The overarching question imparting urgency to this exploration is: Can U.S.-Russian contention in cyberspace cause the two nuclear superpowers to stumble into war? In considering this question we were constantly reminded of recent comments by a prominent U.S. arms control expert: At least as dangerous as the risk of an actual cyberattack, he observed, is cyber operations’ “blurring of the line between peace and war.” Or, as Nye wrote, “in the cyber realm, the difference between a weapon and a non-weapon may come down to a single line of code, or simply the intent of a computer program’s user.”
The COVID-19 pandemic has affected the world in drastic ways, but it also presents us an opportunity to change the way we think about the future.
Please join an Intelligence Project discussion with Belfer Senior Fellows Rolf Mowatt-Larssen and David Ignatius on the state of the world today, how we got here, and how we should be thinking about what comes next.
Intelligence and journalism professionals are tasked with sounding the alarm on potential threats, and Rolf and David have each spent their careers thinking about the next big event or strategic surprise. Rolf countered the KGB in the Cold War, and brokered new relations with its successors after collapse of the Soviet Union. After 9/11, he was charged with keeping biological, chemical, and nuclear WMD out of the hands of terrorists, first at the CIA and then as Director of Intelligence and Counterintelligence at the Department of Energy. For 40 years, David Ignatius has been one of the foremost thinkers in the journalist community covering geopolitical affairs and intelligence, always looking at what lies ahead.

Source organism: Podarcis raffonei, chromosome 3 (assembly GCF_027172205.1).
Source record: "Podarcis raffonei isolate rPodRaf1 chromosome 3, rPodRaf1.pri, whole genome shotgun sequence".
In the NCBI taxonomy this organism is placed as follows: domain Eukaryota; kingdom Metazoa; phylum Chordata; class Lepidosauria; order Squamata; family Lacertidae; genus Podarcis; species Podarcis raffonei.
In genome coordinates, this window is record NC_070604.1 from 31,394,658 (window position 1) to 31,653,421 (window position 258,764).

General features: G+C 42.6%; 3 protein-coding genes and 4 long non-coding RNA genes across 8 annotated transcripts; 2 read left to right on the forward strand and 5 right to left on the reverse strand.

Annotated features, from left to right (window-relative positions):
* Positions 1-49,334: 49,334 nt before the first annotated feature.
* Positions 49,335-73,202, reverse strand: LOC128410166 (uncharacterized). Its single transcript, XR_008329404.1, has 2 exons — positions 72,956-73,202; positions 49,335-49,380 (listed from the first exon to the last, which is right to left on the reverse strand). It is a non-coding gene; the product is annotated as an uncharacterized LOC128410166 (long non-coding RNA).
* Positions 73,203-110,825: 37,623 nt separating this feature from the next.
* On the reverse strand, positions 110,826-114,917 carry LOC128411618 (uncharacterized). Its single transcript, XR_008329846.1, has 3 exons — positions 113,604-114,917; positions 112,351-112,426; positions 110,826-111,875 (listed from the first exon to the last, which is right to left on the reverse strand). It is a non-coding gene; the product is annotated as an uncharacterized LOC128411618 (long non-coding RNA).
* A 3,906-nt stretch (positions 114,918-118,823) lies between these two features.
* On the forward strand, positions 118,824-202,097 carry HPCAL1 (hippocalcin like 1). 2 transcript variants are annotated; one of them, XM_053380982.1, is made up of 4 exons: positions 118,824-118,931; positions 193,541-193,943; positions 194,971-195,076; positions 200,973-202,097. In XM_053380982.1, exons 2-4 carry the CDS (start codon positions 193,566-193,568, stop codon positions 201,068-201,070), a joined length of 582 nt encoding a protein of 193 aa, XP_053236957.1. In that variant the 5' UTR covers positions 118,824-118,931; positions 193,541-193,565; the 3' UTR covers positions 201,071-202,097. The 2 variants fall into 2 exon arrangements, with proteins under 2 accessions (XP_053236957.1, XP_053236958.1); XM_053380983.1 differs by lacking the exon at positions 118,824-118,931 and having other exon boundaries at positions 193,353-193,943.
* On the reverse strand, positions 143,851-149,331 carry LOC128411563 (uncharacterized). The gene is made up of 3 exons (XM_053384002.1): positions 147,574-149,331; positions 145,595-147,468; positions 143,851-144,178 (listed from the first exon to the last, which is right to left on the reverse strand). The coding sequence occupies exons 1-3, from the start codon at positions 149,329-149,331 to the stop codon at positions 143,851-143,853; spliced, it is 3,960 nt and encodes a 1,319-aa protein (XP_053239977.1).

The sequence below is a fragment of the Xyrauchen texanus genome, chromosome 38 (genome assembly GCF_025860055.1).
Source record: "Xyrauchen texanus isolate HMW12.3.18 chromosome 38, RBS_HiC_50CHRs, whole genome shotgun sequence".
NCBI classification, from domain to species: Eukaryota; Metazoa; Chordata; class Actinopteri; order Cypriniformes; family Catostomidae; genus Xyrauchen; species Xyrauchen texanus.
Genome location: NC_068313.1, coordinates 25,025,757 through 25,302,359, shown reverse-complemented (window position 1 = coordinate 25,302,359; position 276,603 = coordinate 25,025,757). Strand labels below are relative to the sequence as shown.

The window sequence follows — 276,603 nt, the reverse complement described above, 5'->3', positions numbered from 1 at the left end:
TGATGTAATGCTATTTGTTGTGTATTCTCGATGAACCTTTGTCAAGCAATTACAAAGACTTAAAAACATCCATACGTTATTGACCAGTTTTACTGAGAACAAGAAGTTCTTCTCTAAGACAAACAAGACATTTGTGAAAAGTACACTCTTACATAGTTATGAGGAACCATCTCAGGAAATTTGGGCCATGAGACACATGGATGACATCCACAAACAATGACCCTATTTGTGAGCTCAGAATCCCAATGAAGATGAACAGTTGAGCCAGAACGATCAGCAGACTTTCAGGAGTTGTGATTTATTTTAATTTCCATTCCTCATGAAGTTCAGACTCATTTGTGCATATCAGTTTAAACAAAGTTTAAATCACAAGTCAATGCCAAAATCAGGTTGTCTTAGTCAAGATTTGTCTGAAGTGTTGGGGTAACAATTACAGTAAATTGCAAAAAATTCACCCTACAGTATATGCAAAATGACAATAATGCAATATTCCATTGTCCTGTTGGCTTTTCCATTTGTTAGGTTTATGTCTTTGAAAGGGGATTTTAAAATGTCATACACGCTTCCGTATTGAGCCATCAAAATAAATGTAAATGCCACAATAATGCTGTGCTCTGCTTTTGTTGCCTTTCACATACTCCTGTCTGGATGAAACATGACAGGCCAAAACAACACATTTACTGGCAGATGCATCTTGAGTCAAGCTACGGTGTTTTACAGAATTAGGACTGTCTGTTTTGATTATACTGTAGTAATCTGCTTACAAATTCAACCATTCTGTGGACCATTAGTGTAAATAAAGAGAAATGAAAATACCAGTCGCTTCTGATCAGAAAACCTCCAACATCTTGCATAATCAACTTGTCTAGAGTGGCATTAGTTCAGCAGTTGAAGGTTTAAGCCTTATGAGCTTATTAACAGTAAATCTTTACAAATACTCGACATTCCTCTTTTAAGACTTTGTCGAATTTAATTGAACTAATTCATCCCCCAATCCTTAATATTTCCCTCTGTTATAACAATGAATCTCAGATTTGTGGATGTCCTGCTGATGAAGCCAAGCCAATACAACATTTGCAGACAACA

In this session, Rolf and David will discuss why societal-changing events such as 9/11, the 2008 Financial Crisis, the Arab Spring, and now COVID-19, continue to catch us by surprise. They’ll examine how we missed COVID, what it means for how we think about and prepare for future threats, and will address questions such as:
- How must national security policy adapt to better anticipate and prepare for the next big event?
- How do we avoid the mistakes of the post-9/11 surveillance state and combat COVID-19 without compromising civil liberties?
- Now that the world has seen the societal impact of such an event, are we more at risk of an intentional biological WMD attack? And is the USIC currently prepared to detect and prevent such an attack?
While many are searching for answers during this crisis, we can count on David and Rolf to pose the questions which will be most important in preparing for a post-COVID world.